Critical tests of perturbative and linear response theories for the hydration of polar and nonpolar solutes

PHYS 312

Jill Tomlinson-Phillips, jtomlins@purdue.edu, Robin C. Underwood, rcunderw@purdue.edu, and Dor Ben-Amotz, bendor@purdue.edu. Department of Chemistry, Purdue University, 560 Oval Drive, West Lafayette, IN 47907
Theoretical, computational, and experimental results are combined to investigate hydrophobic hydration on both small and large length scales. The results are used to critically test perturbative and linear response theories. Molecular dynamics and coupling parameter integration simulations are used to probe the interaction energy between water and solutes of various sizes and polarities. The total interaction energy is separated into (WCA) repulsive and attractive (Lennard-Jones and coulombic) components to independently determine energetic and entropic contributions to the associated free energy. Comparisons of exact (simulation and/or experimental) results with 1st order perturbation and linear response predictions are used to critically test various analytical approximation strategies for describing a given hydration process, including recently derived coupling parameter expressions for the sum of all higher order contributions, beyond the first or second term in the associated perturbative series.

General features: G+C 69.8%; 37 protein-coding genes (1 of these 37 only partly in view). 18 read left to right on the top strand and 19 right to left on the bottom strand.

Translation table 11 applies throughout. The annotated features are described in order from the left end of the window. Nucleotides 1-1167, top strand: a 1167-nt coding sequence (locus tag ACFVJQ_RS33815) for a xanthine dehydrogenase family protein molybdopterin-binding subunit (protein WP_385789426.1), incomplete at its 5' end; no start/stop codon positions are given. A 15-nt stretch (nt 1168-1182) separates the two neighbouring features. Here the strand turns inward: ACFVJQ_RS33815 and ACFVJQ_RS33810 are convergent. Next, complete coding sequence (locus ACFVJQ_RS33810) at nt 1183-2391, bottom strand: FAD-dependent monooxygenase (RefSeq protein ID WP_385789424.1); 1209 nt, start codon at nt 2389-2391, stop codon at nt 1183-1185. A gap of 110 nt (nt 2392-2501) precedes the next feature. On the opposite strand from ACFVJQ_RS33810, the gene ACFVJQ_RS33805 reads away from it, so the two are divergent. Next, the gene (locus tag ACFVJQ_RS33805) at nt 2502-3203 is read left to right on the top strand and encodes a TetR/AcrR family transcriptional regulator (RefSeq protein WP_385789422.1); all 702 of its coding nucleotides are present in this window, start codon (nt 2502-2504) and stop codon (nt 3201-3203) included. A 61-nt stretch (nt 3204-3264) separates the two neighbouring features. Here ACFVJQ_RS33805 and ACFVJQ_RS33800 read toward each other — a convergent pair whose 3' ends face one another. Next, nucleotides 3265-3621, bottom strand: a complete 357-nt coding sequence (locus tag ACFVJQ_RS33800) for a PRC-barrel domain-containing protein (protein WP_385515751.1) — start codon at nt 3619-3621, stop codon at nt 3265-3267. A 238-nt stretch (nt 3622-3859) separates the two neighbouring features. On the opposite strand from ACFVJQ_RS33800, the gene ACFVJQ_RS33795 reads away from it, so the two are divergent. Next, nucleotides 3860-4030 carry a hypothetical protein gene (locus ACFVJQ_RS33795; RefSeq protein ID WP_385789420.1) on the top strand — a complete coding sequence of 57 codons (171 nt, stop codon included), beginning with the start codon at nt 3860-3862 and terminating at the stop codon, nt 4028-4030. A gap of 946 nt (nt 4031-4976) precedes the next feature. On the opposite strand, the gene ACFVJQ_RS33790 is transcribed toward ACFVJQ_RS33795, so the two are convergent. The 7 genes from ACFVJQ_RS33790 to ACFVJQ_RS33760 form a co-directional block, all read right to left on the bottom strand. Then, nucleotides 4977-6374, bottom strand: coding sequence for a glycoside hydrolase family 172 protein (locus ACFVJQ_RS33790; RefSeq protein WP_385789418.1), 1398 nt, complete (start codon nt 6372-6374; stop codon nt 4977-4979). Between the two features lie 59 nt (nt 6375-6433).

PHYS Poster Session - Water Mediated Interactions
7:30 PM-10:00 PM, Wednesday, August 20, 2008 Pennsylvania Convention Center -- Hall C, Poster

Division of Physical Chemistry

The 236th ACS National Meeting, Philadelphia, PA, August 17-21, 2008